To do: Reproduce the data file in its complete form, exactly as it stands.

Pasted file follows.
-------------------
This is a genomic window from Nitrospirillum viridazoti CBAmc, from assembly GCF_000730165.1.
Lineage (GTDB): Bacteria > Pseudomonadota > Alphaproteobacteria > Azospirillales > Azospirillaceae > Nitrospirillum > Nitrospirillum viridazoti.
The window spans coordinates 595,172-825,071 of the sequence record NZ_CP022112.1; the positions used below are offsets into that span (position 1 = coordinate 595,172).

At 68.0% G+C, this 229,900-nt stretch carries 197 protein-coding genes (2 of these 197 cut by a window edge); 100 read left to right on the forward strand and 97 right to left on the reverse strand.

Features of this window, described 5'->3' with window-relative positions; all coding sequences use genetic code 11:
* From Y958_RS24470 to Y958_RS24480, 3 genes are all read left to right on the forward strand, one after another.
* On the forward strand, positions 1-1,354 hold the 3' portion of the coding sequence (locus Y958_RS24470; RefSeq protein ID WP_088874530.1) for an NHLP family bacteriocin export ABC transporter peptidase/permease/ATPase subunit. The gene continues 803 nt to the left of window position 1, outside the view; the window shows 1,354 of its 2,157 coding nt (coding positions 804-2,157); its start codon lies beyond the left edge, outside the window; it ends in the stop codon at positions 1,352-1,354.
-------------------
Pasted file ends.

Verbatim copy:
This is a genomic window from Nitrospirillum viridazoti CBAmc, from assembly GCF_000730165.1.
Lineage (GTDB): Bacteria > Pseudomonadota > Alphaproteobacteria > Azospirillales > Azospirillaceae > Nitrospirillum > Nitrospirillum viridazoti.
The window spans coordinates 595,172-825,071 of the sequence record NZ_CP022112.1; the positions used below are offsets into that span (position 1 = coordinate 595,172).

At 68.0% G+C, this 229,900-nt stretch carries 197 protein-coding genes (2 of these 197 cut by a window edge); 100 read left to right on the forward strand and 97 right to left on the reverse strand.

Features of this window, described 5'->3' with window-relative positions; all coding sequences use genetic code 11:
* From Y958_RS24470 to Y958_RS24480, 3 genes are all read left to right on the forward strand, one after another.
* On the forward strand, positions 1-1,354 hold the 3' portion of the coding sequence (locus Y958_RS24470; RefSeq protein ID WP_088874530.1) for an NHLP family bacteriocin export ABC transporter peptidase/permease/ATPase subunit. The gene continues 803 nt to the left of window position 1, outside the view; the window shows 1,354 of its 2,157 coding nt (coding positions 804-2,157); its start codon lies beyond the left edge, outside the window; it ends in the stop codon at positions 1,352-1,354.